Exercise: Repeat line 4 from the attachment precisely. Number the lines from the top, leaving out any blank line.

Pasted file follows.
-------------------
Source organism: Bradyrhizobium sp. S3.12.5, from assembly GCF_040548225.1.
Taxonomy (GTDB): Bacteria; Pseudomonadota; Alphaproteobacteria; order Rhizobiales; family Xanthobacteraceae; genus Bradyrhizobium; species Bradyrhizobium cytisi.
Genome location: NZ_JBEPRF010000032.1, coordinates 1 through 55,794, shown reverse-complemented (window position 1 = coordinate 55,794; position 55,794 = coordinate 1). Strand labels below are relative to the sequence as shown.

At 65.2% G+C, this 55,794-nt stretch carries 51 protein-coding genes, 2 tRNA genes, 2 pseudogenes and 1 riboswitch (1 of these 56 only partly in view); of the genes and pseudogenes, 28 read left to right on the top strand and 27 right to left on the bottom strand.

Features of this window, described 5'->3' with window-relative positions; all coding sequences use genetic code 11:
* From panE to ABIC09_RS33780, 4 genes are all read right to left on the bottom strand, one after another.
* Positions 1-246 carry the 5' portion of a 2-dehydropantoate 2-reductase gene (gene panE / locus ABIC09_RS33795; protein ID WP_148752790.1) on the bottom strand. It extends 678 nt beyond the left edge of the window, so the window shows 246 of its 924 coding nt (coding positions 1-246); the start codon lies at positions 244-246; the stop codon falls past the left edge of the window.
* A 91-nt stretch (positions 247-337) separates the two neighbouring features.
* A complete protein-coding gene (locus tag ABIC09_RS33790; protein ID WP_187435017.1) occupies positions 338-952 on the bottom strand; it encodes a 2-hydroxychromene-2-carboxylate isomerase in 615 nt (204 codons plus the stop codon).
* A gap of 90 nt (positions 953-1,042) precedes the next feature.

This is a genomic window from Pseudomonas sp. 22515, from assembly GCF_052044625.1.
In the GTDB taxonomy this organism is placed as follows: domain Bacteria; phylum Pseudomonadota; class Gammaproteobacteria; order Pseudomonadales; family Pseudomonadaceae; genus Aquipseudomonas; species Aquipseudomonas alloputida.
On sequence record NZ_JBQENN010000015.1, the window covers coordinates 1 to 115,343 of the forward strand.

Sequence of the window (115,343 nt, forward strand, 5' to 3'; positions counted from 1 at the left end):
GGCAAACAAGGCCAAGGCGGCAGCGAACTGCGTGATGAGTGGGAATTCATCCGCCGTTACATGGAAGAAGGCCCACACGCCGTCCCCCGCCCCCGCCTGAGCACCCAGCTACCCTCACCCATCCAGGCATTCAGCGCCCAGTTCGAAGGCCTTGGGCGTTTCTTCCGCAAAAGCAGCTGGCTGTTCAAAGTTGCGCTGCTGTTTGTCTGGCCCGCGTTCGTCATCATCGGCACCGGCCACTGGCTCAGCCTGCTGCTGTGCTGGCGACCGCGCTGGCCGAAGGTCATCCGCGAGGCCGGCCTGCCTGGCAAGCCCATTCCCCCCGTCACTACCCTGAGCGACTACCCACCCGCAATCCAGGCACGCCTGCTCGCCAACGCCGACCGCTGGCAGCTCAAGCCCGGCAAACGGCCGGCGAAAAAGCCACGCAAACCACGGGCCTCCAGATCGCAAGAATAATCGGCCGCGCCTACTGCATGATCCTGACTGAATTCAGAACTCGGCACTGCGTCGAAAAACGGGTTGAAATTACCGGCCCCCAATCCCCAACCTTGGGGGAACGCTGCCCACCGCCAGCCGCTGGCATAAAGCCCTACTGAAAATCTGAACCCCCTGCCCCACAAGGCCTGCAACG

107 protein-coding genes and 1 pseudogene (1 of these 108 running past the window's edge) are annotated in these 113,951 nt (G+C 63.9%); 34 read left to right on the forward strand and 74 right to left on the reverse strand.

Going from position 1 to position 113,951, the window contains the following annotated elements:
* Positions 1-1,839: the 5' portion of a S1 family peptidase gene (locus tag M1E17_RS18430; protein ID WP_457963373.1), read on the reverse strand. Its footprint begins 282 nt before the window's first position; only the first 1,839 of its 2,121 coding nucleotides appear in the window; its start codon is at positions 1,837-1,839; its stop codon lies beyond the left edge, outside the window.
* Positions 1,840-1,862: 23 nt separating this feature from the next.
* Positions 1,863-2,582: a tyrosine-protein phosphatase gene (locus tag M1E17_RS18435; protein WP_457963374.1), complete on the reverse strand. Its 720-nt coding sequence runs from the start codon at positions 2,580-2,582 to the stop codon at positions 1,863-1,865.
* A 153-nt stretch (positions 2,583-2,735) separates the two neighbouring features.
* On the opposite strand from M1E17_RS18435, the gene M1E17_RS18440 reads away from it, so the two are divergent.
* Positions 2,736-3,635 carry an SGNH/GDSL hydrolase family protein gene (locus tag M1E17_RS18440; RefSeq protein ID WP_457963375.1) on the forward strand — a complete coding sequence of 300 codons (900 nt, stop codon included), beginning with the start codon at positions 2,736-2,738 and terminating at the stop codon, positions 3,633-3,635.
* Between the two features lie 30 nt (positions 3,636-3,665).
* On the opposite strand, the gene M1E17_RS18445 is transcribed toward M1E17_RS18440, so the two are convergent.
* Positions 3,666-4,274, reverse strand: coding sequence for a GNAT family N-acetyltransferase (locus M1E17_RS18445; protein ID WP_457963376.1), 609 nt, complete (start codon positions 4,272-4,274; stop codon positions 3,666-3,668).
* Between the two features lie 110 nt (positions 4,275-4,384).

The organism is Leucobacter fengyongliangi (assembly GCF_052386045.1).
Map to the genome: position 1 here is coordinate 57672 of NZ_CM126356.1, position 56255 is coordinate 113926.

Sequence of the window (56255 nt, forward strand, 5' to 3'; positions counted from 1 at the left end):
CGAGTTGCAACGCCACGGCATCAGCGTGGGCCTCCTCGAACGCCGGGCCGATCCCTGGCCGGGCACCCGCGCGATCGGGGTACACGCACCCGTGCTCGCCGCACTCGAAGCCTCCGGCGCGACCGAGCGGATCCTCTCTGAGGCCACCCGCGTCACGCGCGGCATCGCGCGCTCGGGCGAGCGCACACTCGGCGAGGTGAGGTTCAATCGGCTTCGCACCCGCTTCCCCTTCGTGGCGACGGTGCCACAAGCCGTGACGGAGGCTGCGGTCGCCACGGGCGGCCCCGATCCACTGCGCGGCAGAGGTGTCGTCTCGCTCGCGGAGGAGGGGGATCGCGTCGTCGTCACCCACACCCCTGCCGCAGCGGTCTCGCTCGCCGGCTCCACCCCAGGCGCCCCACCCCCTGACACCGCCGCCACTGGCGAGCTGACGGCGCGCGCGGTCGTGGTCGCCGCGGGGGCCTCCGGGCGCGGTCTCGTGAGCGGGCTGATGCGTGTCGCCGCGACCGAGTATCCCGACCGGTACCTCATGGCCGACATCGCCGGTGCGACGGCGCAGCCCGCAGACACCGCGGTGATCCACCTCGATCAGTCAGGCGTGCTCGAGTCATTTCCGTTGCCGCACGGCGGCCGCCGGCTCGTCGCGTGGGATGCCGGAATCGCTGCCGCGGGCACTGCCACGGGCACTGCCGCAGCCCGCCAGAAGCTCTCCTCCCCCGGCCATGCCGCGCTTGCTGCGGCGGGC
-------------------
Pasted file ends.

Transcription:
At 65.2% G+C, this 55,794-nt stretch carries 51 protein-coding genes, 2 tRNA genes, 2 pseudogenes and 1 riboswitch (1 of these 56 only partly in view); of the genes and pseudogenes, 28 read left to right on the top strand and 27 right to left on the bottom strand.